Hocus Without Pocus

 

I wish it had been me,
but it was David and I can’t
take that back.
David, who found the neighbor’s cat
curled up dead
just a few months before
yesterday when he
found our own cat
curled up like he was
asleep,
but he wasn’t asleep.
He was stiff and there were
ants on him,
and still my sweet boy
knelt to check
the kitty-cat heartbeat we were all
accustomed to feeling
when we held his furry body close
to ours.
He was our fat mound of feline,
the brother who liked to be held and stroked
and fed all of the time.
Hocus and Pocus
we called them,
two solid black cats
who came from a litter
of twelve abandoned
kittens.
What is Hocus without Pocus?
Skinny cat,
sleek coat,
he wanders room to room
giving that slow pitiful
meow he always used
when looking for his brother.
He has forgotten his aversion to our touch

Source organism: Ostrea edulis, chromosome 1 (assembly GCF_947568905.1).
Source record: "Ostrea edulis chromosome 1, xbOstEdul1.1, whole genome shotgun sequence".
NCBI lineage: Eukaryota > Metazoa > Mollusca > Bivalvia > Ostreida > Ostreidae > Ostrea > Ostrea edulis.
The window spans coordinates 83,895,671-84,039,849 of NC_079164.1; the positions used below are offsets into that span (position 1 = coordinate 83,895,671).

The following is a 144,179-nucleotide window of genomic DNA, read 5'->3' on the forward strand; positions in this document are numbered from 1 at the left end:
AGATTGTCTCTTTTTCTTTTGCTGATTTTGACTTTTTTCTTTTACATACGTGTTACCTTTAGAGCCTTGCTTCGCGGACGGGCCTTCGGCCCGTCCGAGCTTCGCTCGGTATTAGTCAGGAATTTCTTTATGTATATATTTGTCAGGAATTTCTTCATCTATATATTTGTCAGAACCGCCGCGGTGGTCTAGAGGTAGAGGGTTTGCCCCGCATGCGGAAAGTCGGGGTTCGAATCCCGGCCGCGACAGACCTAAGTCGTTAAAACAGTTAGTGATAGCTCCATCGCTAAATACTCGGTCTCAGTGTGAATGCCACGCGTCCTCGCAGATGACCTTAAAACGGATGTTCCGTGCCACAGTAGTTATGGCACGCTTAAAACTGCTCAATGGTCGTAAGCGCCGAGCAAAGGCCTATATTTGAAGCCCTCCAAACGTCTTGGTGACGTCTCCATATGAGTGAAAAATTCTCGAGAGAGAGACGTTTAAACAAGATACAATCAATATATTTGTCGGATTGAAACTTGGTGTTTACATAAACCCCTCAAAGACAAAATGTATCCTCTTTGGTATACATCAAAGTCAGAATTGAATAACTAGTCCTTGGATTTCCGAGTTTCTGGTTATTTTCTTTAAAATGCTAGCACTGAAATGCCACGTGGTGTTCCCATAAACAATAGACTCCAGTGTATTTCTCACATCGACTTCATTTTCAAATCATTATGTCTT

and crawls into laps,
sleeping peacefully only when we
are near.
He cries at night,
leaping from bed to bed,
pausing to gaze out the back window
where he watched us bury
his other half.
It’s only a cat
I am sure some would say,
and I am well aware
that Pocus was a cat,
not a human,
but he was our cat,
one of our two
therapy cats.
He taught us all
to stay still for longer
than we might have
because we didn’t want to disturb
him sleeping on our laps.
He is in a better place,
I told my boys.
Uncle Greg met him at the gate
and will take good care of him.
In heaven, I said,
there are red laser lights
that Pocus, our kitty,
can actually catch.
All of his feline dreams
are coming true.
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